You would probably have to open up chokes on fixed choke guns- your old model 12 with a full choke will have a bulge in the bbl just ahead of the choke. It could result in the retirement of a lot of older guns.

    Skeet would have problems. I wonder if Briley/Kolar would be ok with shooting steel in their subgauge tubesets? I've seen opinions that it would be the end of the .410 event. (I don't think you can get steel much smaller than 7's or 7-1/2's, so your pellet count in the .410 would be abysmal)

    That said, I think it's just a matter of time and we will be forced into steel.

    John
     
  11. Bushmaster1313

    Bushmaster1313 Well-Known Member

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    Why will the older guns need to be retired.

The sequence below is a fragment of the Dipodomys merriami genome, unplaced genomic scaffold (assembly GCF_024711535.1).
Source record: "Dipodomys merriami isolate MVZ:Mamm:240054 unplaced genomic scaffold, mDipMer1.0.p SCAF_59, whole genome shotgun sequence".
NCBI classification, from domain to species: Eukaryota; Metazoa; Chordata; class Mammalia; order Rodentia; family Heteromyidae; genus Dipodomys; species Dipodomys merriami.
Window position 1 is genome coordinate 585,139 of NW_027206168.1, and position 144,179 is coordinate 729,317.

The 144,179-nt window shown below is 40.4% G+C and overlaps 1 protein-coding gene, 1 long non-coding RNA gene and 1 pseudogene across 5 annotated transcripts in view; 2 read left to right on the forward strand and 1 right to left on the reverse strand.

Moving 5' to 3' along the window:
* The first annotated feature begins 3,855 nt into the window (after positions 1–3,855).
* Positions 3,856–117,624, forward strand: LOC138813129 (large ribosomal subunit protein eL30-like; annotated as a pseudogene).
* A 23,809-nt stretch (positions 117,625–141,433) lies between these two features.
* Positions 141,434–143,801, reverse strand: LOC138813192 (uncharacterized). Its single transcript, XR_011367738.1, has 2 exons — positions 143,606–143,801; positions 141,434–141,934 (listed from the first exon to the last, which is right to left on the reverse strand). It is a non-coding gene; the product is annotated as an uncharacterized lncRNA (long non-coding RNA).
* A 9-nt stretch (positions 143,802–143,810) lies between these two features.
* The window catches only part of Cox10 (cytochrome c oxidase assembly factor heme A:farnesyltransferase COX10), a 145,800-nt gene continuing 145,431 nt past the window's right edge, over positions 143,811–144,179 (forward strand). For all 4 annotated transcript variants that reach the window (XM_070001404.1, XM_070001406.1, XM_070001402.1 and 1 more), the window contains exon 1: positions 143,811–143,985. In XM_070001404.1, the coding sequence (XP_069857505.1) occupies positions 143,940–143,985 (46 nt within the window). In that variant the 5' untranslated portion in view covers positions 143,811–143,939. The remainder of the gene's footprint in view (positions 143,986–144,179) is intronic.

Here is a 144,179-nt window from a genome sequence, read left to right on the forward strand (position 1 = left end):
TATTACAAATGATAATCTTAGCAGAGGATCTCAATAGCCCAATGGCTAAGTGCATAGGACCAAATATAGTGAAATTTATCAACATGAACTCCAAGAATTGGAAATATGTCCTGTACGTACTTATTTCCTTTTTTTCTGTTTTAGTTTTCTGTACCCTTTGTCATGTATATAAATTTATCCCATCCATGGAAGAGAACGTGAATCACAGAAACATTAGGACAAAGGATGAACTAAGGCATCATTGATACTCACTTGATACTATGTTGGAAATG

I am thinking in particular of my Baker SBT, Remington 31 TC, and the Knick I hope to acquire?
     
  12. skeezix

    skeezix Member

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    Steel does not deform when it is forced through the choke. Think about steel shot being shoved through the constriction at the choke, it will produce a lot of force trying to push the bbl walls out to accomodate the steel shot. If your gun isn't designed to handle those forces, you run the risk of ruining the bbl. I think the problem is worse with larger shot, like waterfowl loads for instance, but its still there in smaller shot to a degree. Think of the shot bridging the choke for even a fraction of a second - it only has to happen once and your bbl is going to bulge.

    I understnd with older doubles with soft soldered bbls, there is risk of damaging the solder joint because of this force and deformation. I think this is why "they" tell you not to shoot steel through your old doubles.